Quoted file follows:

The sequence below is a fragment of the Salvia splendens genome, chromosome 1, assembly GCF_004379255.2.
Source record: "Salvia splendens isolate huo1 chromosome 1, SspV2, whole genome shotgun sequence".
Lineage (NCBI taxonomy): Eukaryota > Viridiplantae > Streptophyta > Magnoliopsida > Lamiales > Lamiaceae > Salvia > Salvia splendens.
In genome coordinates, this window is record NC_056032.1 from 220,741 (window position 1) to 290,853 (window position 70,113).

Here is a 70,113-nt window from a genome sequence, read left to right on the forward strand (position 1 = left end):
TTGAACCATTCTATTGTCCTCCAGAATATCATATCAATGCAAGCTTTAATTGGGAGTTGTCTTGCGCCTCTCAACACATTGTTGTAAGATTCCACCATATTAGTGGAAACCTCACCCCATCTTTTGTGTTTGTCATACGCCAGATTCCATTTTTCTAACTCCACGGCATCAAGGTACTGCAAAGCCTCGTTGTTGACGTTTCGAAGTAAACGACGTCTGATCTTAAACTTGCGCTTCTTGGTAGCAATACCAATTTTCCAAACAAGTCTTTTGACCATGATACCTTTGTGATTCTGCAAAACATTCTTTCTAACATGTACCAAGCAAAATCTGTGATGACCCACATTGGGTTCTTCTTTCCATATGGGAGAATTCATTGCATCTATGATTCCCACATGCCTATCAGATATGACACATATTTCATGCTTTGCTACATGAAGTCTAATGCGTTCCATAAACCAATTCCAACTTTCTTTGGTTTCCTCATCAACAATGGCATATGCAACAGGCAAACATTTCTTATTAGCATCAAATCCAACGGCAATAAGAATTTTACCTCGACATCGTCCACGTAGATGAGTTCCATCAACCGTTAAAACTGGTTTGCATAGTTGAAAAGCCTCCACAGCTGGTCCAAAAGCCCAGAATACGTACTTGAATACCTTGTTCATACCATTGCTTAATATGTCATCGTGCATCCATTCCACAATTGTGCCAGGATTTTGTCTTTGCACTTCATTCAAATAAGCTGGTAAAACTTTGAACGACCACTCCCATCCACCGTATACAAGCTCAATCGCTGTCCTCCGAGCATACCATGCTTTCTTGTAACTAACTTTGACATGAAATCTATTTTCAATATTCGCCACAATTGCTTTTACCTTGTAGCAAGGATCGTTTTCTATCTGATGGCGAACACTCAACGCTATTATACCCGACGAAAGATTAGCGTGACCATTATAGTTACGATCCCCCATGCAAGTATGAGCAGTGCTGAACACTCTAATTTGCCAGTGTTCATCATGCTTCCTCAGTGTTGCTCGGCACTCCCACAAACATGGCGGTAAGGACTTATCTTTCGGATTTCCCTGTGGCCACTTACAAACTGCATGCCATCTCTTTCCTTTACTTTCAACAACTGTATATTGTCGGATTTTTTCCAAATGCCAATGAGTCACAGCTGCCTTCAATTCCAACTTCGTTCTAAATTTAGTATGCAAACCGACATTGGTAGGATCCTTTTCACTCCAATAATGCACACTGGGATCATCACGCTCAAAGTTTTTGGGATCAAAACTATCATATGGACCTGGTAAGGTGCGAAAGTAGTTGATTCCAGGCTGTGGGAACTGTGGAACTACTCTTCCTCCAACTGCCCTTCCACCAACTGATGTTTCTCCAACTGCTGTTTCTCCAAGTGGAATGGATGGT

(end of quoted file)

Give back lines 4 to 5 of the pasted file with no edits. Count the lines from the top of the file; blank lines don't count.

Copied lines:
In genome coordinates, this window is record NC_056032.1 from 220,741 (window position 1) to 290,853 (window position 70,113).

Here is a 70,113-nt window from a genome sequence, read left to right on the forward strand (position 1 = left end):